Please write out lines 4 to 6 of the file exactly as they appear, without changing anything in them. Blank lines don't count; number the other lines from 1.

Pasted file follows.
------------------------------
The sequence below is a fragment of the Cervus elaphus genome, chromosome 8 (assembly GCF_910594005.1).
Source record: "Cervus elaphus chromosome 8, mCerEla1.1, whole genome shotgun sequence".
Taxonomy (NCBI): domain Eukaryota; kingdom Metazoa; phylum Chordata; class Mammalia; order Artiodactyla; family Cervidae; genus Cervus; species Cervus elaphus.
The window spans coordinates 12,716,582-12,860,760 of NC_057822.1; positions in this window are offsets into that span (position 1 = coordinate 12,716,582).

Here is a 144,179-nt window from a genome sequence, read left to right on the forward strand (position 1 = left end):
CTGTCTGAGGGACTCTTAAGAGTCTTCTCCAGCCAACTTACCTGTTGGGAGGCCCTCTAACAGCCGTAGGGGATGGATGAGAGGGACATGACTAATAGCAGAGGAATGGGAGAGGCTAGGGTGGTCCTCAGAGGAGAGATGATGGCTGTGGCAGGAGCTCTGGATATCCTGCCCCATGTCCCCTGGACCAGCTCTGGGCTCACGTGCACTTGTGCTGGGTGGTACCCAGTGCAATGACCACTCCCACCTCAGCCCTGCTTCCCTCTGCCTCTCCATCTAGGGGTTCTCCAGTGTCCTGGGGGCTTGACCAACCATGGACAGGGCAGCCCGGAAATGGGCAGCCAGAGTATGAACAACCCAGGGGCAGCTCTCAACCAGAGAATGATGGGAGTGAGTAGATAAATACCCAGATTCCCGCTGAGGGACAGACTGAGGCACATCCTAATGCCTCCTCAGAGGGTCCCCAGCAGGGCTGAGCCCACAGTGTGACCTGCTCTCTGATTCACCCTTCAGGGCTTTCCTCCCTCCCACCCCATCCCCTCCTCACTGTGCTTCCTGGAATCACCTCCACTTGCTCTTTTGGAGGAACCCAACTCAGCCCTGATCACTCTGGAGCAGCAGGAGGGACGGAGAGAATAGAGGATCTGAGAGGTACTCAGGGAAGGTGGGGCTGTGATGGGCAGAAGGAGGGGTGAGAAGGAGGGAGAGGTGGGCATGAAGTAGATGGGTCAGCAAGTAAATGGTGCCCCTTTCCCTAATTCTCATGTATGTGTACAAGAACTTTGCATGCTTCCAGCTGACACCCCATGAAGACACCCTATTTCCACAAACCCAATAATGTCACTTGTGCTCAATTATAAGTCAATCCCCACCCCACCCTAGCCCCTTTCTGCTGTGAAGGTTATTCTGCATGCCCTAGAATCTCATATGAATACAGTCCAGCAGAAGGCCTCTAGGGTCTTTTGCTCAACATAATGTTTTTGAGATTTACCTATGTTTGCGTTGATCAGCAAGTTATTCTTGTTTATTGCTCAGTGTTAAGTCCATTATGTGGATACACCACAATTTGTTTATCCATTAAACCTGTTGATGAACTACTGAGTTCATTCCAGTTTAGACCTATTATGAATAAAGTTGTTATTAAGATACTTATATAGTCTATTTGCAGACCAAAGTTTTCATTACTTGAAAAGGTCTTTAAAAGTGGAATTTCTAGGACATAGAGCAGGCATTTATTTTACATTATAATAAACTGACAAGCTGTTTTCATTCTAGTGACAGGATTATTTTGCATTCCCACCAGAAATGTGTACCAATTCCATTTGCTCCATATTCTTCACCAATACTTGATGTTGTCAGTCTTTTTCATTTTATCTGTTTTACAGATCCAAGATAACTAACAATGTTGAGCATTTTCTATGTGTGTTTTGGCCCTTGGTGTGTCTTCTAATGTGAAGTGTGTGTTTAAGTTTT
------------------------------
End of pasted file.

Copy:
The window spans coordinates 12,716,582-12,860,760 of NC_057822.1; positions in this window are offsets into that span (position 1 = coordinate 12,716,582).

Here is a 144,179-nt window from a genome sequence, read left to right on the forward strand (position 1 = left end):
CTGTCTGAGGGACTCTTAAGAGTCTTCTCCAGCCAACTTACCTGTTGGGAGGCCCTCTAACAGCCGTAGGGGATGGATGAGAGGGACATGACTAATAGCAGAGGAATGGGAGAGGCTAGGGTGGTCCTCAGAGGAGAGATGATGGCTGTGGCAGGAGCTCTGGATATCCTGCCCCATGTCCCCTGGACCAGCTCTGGGCTCACGTGCACTTGTGCTGGGTGGTACCCAGTGCAATGACCACTCCCACCTCAGCCCTGCTTCCCTCTGCCTCTCCATCTAGGGGTTCTCCAGTGTCCTGGGGGCTTGACCAACCATGGACAGGGCAGCCCGGAAATGGGCAGCCAGAGTATGAACAACCCAGGGGCAGCTCTCAACCAGAGAATGATGGGAGTGAGTAGATAAATACCCAGATTCCCGCTGAGGGACAGACTGAGGCACATCCTAATGCCTCCTCAGAGGGTCCCCAGCAGGGCTGAGCCCACAGTGTGACCTGCTCTCTGATTCACCCTTCAGGGCTTTCCTCCCTCCCACCCCATCCCCTCCTCACTGTGCTTCCTGGAATCACCTCCACTTGCTCTTTTGGAGGAACCCAACTCAGCCCTGATCACTCTGGAGCAGCAGGAGGGACGGAGAGAATAGAGGATCTGAGAGGTACTCAGGGAAGGTGGGGCTGTGATGGGCAGAAGGAGGGGTGAGAAGGAGGGAGAGGTGGGCATGAAGTAGATGGGTCAGCAAGTAAATGGTGCCCCTTTCCCTAATTCTCATGTATGTGTACAAGAACTTTGCATGCTTCCAGCTGACACCCCATGAAGACACCCTATTTCCACAAACCCAATAATGTCACTTGTGCTCAATTATAAGTCAATCCCCACCCCACCCTAGCCCCTTTCTGCTGTGAAGGTTATTCTGCATGCCCTAGAATCTCATATGAATACAGTCCAGCAGAAGGCCTCTAGGGTCTTTTGCTCAACATAATGTTTTTGAGATTTACCTATGTTTGCGTTGATCAGCAAGTTATTCTTGTTTATTGCTCAGTGTTAAGTCCATTATGTGGATACACCACAATTTGTTTATCCATTAAACCTGTTGATGAACTACTGAGTTCATTCCAGTTTAGACCTATTATGAATAAAGTTGTTATTAAGATACTTATATAGTCTATTTGCAGACCAAAGTTTTCATTACTTGAAAAGGTCTTTAAAAGTGGAATTTCTAGGACATAGAGCAGGCATTTATTTTACATTATAATAAACTGACAAGCTGTTTTCATTCTAGTGACAGGATTATTTTGCATTCCCACCAGAAATGTGTACCAATTCCATTTGCTCCATATTCTTCACCAATACTTGATGTTGTCAGTCTTTTTCATTTTATCTGTTTTACAGATCCAAGATAACTAACAATGTTGAGCATTTTCTATGTGTGTTTTGGCCCTTGGTGTGTCTTCTAATGTGAAGTGTGTGTTTAAGTTTT